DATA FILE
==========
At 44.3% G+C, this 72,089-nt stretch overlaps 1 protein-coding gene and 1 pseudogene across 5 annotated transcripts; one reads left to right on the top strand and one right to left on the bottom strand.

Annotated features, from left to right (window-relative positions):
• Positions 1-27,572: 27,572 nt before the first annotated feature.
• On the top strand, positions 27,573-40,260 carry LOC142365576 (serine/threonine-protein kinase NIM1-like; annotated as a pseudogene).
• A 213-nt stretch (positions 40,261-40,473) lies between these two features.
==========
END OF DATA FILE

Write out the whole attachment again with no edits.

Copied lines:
At 44.3% G+C, this 72,089-nt stretch overlaps 1 protein-coding gene and 1 pseudogene across 5 annotated transcripts; one reads left to right on the top strand and one right to left on the bottom strand.

Annotated features, from left to right (window-relative positions):
• Positions 1-27,572: 27,572 nt before the first annotated feature.
• On the top strand, positions 27,573-40,260 carry LOC142365576 (serine/threonine-protein kinase NIM1-like; annotated as a pseudogene).
• A 213-nt stretch (positions 40,261-40,473) lies between these two features.